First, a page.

Equally problematic is director Motosuke Takahashi's over-reliance on early-MTV era melodramatic crutches, typified by chirpy montages of Astalis prancing happily about to treacle-flavored music, followed by Justy looking emotionally torn under dramatic lighting. I'm sure that looked pretty cool in 1985, but the only word we have for that today is "cheese." The mix of ESP-related chi-throwing smackdowns and space opera dramatics are already so over-the-top that they require a very delicate narrative hand, or risk falling into ridiculousness. Takahashi (whose directorial work is mostly pretty obscure stuff, but includes The Laughing Target) simply succumbs to pure 80s melodrama as if it were his default position. For the cynical post-millennial fan, it's hard not to roll your eyes.
That said, the film is one that simply can't be dismissed entirely. There's good stuff here, even if the film doesn't live up to its potential. Visually, the film is incredibly inventive, making use of surreal optical effects and inventive mecha design. Some scenes are quite effective, and the film easily holds its own against many decently-budgeted works of the era. Moreover, Justy himself is simply an incredible character -- far from the stereotypical brash young warriors that so commonly populate lead roles of sci-fi anime. He's calm, level-headed and professional; a guy who's simply good at what he does. At the same time, it's easy to feel his torment. Astalis clearly has become very important to him, both as a person and as a symbol of his own redemption. At the same time, he seems quite aware that saving her was probably a mistake. Even looking at her, we see the regret in his eyes: not regret that he took her in, but that he had to put her in such a horrible situation in the first place.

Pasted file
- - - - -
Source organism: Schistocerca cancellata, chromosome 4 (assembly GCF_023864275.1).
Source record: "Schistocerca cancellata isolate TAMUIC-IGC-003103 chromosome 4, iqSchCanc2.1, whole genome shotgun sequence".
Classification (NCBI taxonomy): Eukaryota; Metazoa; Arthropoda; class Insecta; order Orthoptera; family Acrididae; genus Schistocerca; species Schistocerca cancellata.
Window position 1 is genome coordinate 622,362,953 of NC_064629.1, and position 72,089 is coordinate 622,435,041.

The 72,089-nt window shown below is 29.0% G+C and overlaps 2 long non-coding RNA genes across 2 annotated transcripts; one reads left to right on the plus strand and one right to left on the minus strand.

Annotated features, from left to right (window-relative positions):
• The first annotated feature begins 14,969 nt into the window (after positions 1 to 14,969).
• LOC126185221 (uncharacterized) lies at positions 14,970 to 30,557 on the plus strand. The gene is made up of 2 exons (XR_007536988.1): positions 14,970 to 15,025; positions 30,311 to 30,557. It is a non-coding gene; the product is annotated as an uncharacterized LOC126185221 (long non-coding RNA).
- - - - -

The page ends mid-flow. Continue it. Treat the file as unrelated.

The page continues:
Perhaps all of this might be more satisfying if I had read the manga, Tsuguo Okazaki's 5-book series that ran from 1981 to 1984. The series was an early title for Viz Comics, but was never released in its entirety (only the equivalent of 2 graphic novels, spread out into 9 comic books, were ever published). The film, which was released in Japan in 1985 as a double feature with the first part of the Area 88 anime, wisely doesn't attempt to cover the whole story, instead compressing a section of one particular story arc. Perhaps it was intended as a pilot, and Pierrot wanted to produce more, but it was simply not to be.